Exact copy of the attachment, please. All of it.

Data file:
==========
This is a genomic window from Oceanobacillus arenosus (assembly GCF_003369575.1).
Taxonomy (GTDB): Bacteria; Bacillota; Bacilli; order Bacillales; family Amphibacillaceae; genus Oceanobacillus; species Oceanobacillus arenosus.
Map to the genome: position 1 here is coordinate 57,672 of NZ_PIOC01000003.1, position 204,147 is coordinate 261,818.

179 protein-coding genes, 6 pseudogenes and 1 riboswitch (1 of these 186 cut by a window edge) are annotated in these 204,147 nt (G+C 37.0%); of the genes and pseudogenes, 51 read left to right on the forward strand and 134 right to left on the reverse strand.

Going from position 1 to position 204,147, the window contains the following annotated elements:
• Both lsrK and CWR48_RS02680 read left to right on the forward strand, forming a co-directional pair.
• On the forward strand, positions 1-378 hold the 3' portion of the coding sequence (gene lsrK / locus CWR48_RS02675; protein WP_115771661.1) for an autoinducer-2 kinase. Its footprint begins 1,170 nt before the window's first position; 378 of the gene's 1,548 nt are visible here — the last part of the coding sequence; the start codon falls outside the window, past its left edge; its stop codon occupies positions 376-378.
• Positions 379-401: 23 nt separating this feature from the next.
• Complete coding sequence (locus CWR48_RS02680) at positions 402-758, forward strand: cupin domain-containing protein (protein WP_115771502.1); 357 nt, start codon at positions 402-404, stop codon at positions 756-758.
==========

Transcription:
This is a genomic window from Oceanobacillus arenosus (assembly GCF_003369575.1).
Taxonomy (GTDB): Bacteria; Bacillota; Bacilli; order Bacillales; family Amphibacillaceae; genus Oceanobacillus; species Oceanobacillus arenosus.
Map to the genome: position 1 here is coordinate 57,672 of NZ_PIOC01000003.1, position 204,147 is coordinate 261,818.

179 protein-coding genes, 6 pseudogenes and 1 riboswitch (1 of these 186 cut by a window edge) are annotated in these 204,147 nt (G+C 37.0%); of the genes and pseudogenes, 51 read left to right on the forward strand and 134 right to left on the reverse strand.

Going from position 1 to position 204,147, the window contains the following annotated elements:
• Both lsrK and CWR48_RS02680 read left to right on the forward strand, forming a co-directional pair.
• On the forward strand, positions 1-378 hold the 3' portion of the coding sequence (gene lsrK / locus CWR48_RS02675; protein WP_115771661.1) for an autoinducer-2 kinase. Its footprint begins 1,170 nt before the window's first position; 378 of the gene's 1,548 nt are visible here — the last part of the coding sequence; the start codon falls outside the window, past its left edge; its stop codon occupies positions 376-378.
• Positions 379-401: 23 nt separating this feature from the next.
• Complete coding sequence (locus CWR48_RS02680) at positions 402-758, forward strand: cupin domain-containing protein (protein WP_115771502.1); 357 nt, start codon at positions 402-404, stop codon at positions 756-758.